Why making the most of TA-led curriculum interventions means pulling out all the stops – Rob Webster.

An ex-colleague was once observing a pull-out literacy intervention for a primary-aged boy. He was working on his understanding of full-stops with a teaching assistant (TA). Later, back in the classroom – despite having ably demonstrated use full-stops in the session – the ex-colleague noticed he was now writing sentences without them. “How come?”, she asked. “Well”, came the innocent reply, “I do my full-stops in the library with my TA”.

Amusing though it might be, this anecdote exposes a problem at the heart of how schools use and manage catch-up programmes for pupils who have fallen behind in their acquisition of the ‘basics’. For some pupils, the carousel of classwork and withdrawal programmes represents, what Jean Gross calls, a ‘lifestyle’.

The prescriptive nature of these programmes – which arrive fully-formed, with pre-prepared lesson plans and resources – means that schools deploy TAs, rather than teachers, to deliver them. This is one reason why, compared with their peers, support from TAs strongly characterises the educational experiences of pupils with special educational needs.

Results recently published on a study funded by the Education Endowment Foundation (EEF) add to the evidence showing how pupils make progress in pull-out literacy programmes delivered by trained TAs.

A randomised control trial (RCT) involving 157 Year 7 pupils (across 19 schools) who had not achieved Level 4 English at Key Stage 2 were withdrawn from normal classes for 20 minutes each day, for 10 weeks, to receive one-to-one tuition from a trained TA in Switch-on Reading – an intensive literacy intervention, based on the Reading Recovery. A non-intervention control group of 157 pupils received the programme after the 10-week cycle.

Impact was measured using a standardised test administered at the start and end of the programme. Pupils made an average of three months progress, compared to those in the control group. The design of the study means it is difficult to know to what extent this effect was attributable to Switch-on Reading, and to what extent it was attributable to one-to-one support from a TA. It is unclear, then, whether the effect would have been greater if the programme had been conducted by a teacher – as in Reading Recovery.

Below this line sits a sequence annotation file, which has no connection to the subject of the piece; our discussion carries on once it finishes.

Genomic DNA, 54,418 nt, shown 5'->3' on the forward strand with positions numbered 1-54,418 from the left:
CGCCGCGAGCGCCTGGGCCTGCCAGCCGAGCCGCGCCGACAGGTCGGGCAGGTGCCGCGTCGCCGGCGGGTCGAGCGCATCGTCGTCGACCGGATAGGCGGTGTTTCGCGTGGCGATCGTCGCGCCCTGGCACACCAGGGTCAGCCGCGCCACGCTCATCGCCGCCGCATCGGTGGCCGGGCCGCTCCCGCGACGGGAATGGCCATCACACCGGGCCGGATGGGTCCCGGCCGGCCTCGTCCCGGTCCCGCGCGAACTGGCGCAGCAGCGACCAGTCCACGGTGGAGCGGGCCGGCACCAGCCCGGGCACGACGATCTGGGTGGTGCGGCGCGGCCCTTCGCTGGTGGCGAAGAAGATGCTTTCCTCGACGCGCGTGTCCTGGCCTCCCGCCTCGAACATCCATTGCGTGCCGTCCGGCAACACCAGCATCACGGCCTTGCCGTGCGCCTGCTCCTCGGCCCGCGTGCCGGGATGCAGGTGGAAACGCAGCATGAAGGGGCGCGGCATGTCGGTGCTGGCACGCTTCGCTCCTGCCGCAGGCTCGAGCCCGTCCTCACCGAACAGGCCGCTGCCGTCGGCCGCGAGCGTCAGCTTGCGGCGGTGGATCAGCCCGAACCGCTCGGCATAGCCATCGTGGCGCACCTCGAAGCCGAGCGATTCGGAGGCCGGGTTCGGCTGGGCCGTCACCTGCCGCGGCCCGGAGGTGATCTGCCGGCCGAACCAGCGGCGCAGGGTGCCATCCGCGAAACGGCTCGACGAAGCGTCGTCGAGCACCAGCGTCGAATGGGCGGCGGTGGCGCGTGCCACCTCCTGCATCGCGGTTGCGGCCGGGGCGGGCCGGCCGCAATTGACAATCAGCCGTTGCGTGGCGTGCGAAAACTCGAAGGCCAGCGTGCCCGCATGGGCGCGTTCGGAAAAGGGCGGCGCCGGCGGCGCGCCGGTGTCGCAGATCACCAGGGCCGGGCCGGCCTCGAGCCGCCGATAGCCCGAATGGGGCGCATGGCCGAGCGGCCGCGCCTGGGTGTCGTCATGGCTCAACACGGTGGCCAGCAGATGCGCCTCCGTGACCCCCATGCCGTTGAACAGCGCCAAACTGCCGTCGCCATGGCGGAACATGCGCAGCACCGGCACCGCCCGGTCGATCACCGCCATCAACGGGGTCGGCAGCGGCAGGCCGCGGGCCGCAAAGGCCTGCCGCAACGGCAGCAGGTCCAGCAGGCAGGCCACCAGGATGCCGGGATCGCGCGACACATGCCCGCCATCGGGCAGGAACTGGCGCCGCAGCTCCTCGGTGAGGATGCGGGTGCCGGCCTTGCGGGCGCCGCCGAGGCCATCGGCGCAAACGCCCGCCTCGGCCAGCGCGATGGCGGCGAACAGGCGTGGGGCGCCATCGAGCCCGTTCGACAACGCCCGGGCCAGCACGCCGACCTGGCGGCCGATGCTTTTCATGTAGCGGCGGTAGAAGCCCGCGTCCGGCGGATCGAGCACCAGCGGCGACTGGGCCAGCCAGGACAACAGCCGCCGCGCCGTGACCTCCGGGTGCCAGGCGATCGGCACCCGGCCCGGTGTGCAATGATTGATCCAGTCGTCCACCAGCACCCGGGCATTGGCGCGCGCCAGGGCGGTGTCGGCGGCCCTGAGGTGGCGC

In comparison, results from another EEF RCT published at the same time, was set up to decouple the effects of individual TA support and the intervention itself. It found pupils in Years 2 to 6 who received either Catch Up Numeracy (n=108) or an alternative numeracy intervention (n=102) from a TA on a one-to-one basis twice a week also made an average of three months progress, compared to a control group (n=114) that did not receive either intervention. There were few differences between the two intervention groups.

The EEF’s good work influences practitioners. These trials provide evidence on the extent to which (i) one-to-one TA support and (ii) particular intervention programmes affect pupil progress. Such studies, specifically those relating to primary school literacy, by and large, report positive findings. Effect sizes are particularly strong in studies where an experienced and specifically trained teacher has delivered the intervention. Short, regular half-hour sessions, delivered three or more times a week over a set period (a term or half a term) appear work best. According to the EEF’s summary of the evidence on one-to-one tuition (which may or may not involve a specific intervention), there is no strong evidence that this is more effective than paired tuition or intensive small group teaching.